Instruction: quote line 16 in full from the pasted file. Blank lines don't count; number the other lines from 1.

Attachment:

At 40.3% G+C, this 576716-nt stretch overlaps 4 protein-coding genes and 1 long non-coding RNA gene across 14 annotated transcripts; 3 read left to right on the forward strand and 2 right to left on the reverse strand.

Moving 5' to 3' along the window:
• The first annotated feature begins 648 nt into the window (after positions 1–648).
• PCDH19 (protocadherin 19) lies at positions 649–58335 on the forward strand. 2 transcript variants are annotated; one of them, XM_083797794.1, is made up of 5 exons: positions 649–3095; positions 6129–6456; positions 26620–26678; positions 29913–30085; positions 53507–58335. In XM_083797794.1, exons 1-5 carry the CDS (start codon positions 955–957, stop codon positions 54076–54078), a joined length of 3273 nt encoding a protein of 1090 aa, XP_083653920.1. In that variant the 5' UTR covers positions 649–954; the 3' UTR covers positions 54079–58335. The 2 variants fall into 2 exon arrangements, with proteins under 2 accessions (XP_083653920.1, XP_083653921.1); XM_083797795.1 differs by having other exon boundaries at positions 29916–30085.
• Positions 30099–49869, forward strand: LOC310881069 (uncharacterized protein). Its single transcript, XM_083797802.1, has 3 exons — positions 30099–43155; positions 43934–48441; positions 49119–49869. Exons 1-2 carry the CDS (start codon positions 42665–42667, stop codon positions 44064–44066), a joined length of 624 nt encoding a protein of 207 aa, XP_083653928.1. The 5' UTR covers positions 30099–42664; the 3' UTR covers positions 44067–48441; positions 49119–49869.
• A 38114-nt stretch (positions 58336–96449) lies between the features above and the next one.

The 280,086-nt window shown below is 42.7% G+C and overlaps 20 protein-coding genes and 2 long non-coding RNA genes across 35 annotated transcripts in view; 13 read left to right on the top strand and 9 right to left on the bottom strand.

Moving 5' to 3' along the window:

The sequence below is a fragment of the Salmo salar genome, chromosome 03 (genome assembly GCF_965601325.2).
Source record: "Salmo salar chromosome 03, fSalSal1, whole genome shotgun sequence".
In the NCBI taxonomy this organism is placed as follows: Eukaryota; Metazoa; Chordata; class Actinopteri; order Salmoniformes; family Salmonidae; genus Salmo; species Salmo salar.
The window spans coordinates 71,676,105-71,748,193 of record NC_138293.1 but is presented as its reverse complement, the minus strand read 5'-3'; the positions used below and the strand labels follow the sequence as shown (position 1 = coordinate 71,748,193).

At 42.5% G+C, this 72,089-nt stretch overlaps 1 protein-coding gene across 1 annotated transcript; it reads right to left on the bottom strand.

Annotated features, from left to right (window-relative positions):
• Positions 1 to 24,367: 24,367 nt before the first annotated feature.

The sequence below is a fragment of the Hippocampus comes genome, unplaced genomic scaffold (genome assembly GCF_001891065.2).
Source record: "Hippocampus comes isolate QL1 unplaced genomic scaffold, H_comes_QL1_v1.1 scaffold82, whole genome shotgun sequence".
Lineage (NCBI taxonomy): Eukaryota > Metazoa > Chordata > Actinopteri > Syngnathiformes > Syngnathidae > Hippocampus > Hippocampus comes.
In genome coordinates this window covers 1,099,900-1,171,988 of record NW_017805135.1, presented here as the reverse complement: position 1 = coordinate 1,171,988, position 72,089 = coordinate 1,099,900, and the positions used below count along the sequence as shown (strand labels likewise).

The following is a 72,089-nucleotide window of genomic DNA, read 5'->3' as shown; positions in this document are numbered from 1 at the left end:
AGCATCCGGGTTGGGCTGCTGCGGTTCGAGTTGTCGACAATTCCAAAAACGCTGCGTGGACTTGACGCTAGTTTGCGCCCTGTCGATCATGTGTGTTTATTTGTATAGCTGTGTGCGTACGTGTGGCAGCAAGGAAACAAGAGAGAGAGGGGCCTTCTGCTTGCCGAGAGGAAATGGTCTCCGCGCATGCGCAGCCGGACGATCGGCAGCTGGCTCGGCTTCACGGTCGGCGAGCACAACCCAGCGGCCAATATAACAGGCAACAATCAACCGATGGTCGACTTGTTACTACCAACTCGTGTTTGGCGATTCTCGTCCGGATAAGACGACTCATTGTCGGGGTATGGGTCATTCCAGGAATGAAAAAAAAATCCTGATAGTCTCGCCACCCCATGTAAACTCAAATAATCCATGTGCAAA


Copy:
The sequence below is a fragment of the Hippocampus comes genome, unplaced genomic scaffold (genome assembly GCF_001891065.2).